WASHINGTON (AP) — The president's advisers are warning that if lawmakers won't work with the White House, the White House will go around them.
President Barack Obama makes his State of the Union address on Tuesday.
Top White House aides say Obama will try to work with Congress where it's possible.
But press secretary Jay Carney and senior adviser Dan Pfeiffer say the White House will take action with executive orders if needed.
On ABC's "This Week," Carney says the White House will "bypass Congress where necessary."
Pfeiffer tells "Fox News Sunday" that Obama, quote, "has a pen, and he has a phone, and he's going to use those."
Republican Sen. Rand Paul tells CNN's "State of the Union" that it sounds like a threat.
WASHINGTON (AP) — In a first, working-age people now make up the majority in households that rely on food stamps.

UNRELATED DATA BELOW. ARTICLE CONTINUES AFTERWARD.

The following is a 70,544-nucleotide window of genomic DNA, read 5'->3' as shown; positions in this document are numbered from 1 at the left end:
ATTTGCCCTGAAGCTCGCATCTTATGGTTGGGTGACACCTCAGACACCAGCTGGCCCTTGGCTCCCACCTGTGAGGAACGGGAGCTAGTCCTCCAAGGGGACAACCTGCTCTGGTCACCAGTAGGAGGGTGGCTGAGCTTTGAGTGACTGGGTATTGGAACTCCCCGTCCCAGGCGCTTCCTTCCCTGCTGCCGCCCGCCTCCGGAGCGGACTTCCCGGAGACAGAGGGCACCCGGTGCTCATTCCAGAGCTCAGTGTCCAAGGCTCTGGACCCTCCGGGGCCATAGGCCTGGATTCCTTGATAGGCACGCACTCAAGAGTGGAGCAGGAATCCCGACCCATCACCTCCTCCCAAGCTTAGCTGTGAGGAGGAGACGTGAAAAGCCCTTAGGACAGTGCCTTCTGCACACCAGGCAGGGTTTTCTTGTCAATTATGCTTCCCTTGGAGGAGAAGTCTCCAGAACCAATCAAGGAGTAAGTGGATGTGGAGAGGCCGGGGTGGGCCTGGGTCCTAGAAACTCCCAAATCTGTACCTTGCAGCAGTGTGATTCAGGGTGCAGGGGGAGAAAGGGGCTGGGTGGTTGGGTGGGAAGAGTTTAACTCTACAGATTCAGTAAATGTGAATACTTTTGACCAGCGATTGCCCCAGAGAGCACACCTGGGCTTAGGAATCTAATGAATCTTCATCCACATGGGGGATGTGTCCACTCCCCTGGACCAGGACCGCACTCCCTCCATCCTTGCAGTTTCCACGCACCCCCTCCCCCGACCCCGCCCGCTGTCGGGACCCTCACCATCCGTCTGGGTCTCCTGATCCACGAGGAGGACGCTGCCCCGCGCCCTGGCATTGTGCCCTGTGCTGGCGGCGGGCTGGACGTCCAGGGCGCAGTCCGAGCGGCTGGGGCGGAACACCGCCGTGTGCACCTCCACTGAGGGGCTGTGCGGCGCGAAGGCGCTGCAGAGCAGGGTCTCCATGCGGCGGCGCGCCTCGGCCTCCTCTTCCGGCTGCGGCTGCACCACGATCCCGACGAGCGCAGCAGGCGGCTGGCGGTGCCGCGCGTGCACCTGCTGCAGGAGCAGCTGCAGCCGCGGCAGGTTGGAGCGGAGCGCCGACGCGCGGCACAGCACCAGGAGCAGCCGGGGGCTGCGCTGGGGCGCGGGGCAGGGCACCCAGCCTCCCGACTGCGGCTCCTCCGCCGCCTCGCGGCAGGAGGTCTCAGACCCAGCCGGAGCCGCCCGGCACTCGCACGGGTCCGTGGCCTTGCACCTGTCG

That's a switch from a few years ago, when children and the elderly were the main recipients.
Some of the change is due to demographics, like the trend toward people having fewer children. But the slow economic recovery is also playing a role, with high unemployment, stagnant wages and an increasing gulf between low-wage and high-skill jobs.
Government data shows that food stamp participation has grown fastest among workers with some college training. It's a sign the safety net has stretched to cover what used to be the middle class.
The program now covers 1 in 7 Americans.
JEFFERSON CITY, Mo. (AP) — Opposition is starting to form around a ballot measure that would enshrine a "right to farm" in Missouri's Constitution.
A former Democratic state senator has started a political action committee to fight the ballot measure. Wes Shoemyer says the amendment would take away the people's ability to use the initiative petition process to regulate agriculture.
A coalition of farming and livestock associations, known as Missouri Farmers Care, argues the amendment is necessary to protect farmers from groups that use the ballot box to restrict farming and ranching.
Missouri lawmakers referred the measure to the ballot last year. It will appear on the November ballot unless Gov. Jay Nixon moves up the date. North Dakota voters approved similar constitutional protection in 2012.